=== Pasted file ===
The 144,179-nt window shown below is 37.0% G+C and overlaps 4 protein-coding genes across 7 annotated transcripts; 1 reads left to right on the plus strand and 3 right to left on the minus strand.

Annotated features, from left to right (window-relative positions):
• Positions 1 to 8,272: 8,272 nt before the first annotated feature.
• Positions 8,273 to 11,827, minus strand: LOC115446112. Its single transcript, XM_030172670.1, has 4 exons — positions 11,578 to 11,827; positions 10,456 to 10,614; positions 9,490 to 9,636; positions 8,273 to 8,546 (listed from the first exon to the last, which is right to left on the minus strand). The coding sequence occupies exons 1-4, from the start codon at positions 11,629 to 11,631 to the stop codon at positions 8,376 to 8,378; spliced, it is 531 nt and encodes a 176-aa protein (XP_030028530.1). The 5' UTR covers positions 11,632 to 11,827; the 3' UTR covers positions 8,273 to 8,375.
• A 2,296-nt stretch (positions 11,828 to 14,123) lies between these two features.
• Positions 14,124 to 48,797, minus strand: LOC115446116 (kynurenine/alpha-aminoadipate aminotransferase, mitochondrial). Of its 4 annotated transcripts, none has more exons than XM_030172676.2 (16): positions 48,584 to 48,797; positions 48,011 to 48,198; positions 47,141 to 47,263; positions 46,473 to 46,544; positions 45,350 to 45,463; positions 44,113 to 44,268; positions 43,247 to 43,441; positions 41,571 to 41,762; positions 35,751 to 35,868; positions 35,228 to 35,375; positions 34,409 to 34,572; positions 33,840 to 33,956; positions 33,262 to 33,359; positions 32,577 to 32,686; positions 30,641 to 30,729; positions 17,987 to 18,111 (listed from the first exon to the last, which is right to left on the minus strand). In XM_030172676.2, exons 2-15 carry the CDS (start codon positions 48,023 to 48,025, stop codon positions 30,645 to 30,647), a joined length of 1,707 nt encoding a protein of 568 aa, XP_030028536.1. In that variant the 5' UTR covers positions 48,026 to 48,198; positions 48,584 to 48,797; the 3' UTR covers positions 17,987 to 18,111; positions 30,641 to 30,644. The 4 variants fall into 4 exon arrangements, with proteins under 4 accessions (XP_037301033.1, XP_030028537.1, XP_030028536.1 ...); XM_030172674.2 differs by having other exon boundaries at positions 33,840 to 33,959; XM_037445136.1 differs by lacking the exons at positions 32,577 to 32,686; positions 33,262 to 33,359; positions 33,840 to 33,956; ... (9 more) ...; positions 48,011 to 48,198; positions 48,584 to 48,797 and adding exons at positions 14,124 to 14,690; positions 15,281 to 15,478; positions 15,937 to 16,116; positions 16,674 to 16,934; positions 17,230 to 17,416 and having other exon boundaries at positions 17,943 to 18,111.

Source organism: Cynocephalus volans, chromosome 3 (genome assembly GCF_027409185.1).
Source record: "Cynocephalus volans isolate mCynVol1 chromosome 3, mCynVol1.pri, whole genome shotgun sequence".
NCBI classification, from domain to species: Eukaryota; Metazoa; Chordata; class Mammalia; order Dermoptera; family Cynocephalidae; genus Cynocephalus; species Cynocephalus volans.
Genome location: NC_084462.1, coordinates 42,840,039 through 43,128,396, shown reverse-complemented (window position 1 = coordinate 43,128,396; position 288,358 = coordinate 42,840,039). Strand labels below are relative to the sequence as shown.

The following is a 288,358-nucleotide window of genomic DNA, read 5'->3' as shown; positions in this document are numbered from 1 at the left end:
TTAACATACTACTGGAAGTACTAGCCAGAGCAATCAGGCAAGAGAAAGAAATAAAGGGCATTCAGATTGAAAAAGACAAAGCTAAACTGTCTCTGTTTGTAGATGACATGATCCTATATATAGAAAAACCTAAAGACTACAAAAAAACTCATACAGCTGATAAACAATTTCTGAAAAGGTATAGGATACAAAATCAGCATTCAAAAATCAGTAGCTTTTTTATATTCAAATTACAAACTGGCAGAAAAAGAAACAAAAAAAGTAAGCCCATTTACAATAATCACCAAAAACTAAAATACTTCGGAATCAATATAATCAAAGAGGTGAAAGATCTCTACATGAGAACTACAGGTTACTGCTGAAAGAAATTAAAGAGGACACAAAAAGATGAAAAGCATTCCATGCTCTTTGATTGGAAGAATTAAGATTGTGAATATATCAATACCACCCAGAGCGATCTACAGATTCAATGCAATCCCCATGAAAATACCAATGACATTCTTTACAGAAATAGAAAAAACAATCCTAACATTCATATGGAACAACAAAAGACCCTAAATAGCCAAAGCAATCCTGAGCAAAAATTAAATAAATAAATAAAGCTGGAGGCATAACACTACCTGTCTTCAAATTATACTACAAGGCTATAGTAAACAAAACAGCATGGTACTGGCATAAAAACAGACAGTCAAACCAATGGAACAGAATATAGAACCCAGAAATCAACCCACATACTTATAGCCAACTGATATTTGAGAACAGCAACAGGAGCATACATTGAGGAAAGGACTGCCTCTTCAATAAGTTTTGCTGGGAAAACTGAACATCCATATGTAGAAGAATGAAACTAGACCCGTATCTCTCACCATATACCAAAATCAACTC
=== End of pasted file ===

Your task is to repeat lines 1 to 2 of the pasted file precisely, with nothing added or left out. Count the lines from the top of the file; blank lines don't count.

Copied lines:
The 144,179-nt window shown below is 37.0% G+C and overlaps 4 protein-coding genes across 7 annotated transcripts; 1 reads left to right on the plus strand and 3 right to left on the minus strand.

Annotated features, from left to right (window-relative positions):